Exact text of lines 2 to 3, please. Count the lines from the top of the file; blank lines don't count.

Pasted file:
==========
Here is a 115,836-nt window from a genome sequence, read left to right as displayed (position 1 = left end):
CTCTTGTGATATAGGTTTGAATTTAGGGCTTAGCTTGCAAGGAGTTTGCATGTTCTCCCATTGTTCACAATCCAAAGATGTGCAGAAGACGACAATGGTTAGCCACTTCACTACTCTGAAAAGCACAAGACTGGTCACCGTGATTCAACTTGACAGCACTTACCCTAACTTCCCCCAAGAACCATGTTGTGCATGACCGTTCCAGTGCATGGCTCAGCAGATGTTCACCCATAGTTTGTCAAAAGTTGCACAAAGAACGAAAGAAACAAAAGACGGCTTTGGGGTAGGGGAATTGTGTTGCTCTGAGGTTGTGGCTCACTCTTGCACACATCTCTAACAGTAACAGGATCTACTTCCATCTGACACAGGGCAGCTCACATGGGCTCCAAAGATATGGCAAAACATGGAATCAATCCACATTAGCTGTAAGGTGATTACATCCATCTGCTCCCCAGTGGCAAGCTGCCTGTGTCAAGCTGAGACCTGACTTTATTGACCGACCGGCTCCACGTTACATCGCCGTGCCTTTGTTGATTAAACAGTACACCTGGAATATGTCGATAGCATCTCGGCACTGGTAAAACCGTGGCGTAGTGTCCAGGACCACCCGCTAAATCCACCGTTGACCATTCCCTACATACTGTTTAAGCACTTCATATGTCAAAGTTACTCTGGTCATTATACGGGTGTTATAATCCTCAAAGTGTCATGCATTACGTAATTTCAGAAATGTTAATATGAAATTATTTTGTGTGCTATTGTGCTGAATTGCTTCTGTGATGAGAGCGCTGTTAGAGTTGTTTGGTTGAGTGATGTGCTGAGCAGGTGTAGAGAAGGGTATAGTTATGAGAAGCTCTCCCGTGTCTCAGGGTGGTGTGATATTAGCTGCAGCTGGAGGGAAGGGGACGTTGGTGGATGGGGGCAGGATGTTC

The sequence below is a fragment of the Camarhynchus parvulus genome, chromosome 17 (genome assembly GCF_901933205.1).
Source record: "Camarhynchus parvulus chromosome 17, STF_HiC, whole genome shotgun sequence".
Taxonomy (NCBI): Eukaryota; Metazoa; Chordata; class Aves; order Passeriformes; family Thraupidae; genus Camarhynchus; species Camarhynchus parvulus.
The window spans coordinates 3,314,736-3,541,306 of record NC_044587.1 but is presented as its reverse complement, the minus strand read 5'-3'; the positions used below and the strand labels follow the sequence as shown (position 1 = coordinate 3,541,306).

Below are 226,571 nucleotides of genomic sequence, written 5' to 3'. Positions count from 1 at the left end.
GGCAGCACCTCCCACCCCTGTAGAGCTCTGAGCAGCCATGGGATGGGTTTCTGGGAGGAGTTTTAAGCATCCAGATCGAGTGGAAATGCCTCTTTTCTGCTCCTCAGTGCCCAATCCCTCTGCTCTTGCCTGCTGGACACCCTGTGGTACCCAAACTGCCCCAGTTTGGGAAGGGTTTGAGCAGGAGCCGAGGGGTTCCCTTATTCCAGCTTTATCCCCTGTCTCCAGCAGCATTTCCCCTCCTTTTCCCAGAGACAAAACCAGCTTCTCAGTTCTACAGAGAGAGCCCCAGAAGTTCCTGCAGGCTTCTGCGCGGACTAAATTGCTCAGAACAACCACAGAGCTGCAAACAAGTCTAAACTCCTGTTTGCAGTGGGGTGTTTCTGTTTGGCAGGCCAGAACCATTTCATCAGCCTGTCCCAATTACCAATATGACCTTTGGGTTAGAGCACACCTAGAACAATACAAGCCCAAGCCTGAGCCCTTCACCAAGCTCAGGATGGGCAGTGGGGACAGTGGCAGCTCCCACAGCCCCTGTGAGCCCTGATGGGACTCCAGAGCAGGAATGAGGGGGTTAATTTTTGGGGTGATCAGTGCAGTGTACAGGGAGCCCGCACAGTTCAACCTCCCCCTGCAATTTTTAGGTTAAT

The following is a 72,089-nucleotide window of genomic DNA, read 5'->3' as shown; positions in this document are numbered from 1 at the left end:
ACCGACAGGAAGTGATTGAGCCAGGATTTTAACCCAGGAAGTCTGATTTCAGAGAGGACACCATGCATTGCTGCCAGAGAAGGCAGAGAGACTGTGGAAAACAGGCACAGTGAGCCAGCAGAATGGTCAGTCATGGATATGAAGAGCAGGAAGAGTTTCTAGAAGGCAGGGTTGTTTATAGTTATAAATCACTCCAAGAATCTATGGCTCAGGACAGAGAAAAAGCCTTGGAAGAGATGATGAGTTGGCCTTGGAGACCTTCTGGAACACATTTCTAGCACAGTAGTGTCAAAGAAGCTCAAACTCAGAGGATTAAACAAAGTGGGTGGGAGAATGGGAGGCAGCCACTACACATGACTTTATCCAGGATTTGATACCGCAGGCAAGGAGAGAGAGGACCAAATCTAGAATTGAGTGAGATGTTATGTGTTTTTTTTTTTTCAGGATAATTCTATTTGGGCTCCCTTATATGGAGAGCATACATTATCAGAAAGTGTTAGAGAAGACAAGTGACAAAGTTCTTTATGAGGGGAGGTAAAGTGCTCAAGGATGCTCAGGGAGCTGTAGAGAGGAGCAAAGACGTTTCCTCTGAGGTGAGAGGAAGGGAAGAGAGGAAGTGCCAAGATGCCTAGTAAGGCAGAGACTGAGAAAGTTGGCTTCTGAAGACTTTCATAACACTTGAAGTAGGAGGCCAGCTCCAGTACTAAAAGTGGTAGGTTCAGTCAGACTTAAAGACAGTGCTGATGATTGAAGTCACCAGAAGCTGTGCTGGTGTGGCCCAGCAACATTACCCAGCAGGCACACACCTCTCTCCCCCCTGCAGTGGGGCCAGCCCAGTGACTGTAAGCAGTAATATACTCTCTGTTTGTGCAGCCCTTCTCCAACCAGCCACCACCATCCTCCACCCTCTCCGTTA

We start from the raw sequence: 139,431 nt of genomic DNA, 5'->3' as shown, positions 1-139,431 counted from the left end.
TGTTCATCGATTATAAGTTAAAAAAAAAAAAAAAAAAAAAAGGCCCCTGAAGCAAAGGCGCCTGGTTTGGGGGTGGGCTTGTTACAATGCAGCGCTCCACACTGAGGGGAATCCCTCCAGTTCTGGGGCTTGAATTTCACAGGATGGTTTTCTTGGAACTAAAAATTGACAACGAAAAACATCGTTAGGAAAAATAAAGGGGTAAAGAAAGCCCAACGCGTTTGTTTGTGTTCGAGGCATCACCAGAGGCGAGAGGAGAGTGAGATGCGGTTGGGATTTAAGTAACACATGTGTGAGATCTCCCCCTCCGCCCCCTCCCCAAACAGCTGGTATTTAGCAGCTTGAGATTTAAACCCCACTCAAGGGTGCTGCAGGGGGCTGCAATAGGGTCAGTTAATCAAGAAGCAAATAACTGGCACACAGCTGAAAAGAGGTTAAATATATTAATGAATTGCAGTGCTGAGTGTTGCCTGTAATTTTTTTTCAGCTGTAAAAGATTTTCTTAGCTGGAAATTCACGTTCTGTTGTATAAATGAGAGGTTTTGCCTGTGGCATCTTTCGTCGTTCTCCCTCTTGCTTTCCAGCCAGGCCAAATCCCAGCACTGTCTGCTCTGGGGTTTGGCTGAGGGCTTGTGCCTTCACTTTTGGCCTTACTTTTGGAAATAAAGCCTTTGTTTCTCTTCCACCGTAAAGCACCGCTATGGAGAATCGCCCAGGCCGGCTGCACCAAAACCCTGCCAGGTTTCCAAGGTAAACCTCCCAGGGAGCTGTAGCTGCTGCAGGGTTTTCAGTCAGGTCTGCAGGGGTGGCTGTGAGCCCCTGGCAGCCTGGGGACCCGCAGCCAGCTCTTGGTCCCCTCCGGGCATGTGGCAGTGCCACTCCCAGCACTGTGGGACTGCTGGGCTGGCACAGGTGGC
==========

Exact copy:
CTCTTGTGATATAGGTTTGAATTTAGGGCTTAGCTTGCAAGGAGTTTGCATGTTCTCCCATTGTTCACAATCCAAAGATGTGCAGAAGACGACAATGGTTAGCCACTTCACTACTCTGAAAAGCACAAGACTGGTCACCGTGATTCAACTTGACAGCACTTACCCTAACTTCCCCCAAGAACCATGTTGTGCATGACCGTTCCAGTGCATGGCTCAGCAGATGTTCACCCATAGTTTGTCAAAAGTTGCACAAAGAACGAAAGAAACAAAAGACGGCTTTGGGGTAGGGGAATTGTGTTGCTCTGAGGTTGTGGCTCACTCTTGCACACATCTCTAACAGTAACAGGATCTACTTCCATCTGACACAGGGCAGCTCACATGGGCTCCAAAGATATGGCAAAACATGGAATCAATCCACATTAGCTGTAAGGTGATTACATCCATCTGCTCCCCAGTGGCAAGCTGCCTGTGTCAAGCTGAGACCTGACTTTATTGACCGACCGGCTCCACGTTACATCGCCGTGCCTTTGTTGATTAAACAGTACACCTGGAATATGTCGATAGCATCTCGGCACTGGTAAAACCGTGGCGTAGTGTCCAGGACCACCCGCTAAATCCACCGTTGACCATTCCCTACATACTGTTTAAGCACTTCATATGTCAAAGTTACTCTGGTCATTATACGGGTGTTATAATCCTCAAAGTGTCATGCATTACGTAATTTCAGAAATGTTAATATGAAATTATTTTGTGTGCTATTGTGCTGAATTGCTTCTGTGATGAGAGCGCTGTTAGAGTTGTTTGGTTGAGTGATGTGCTGAGCAGGTGTAGAGAAGGGTATAGTTATGAGAAGCTCTCCCGTGTCTCAGGGTGGTGTGATATTAGCTGCAGCTGGAGGGAAGGGGACGTTGGTGGATGGGGGCAGGATGTTC

The sequence below is a fragment of the Camarhynchus parvulus genome, chromosome 17 (genome assembly GCF_901933205.1).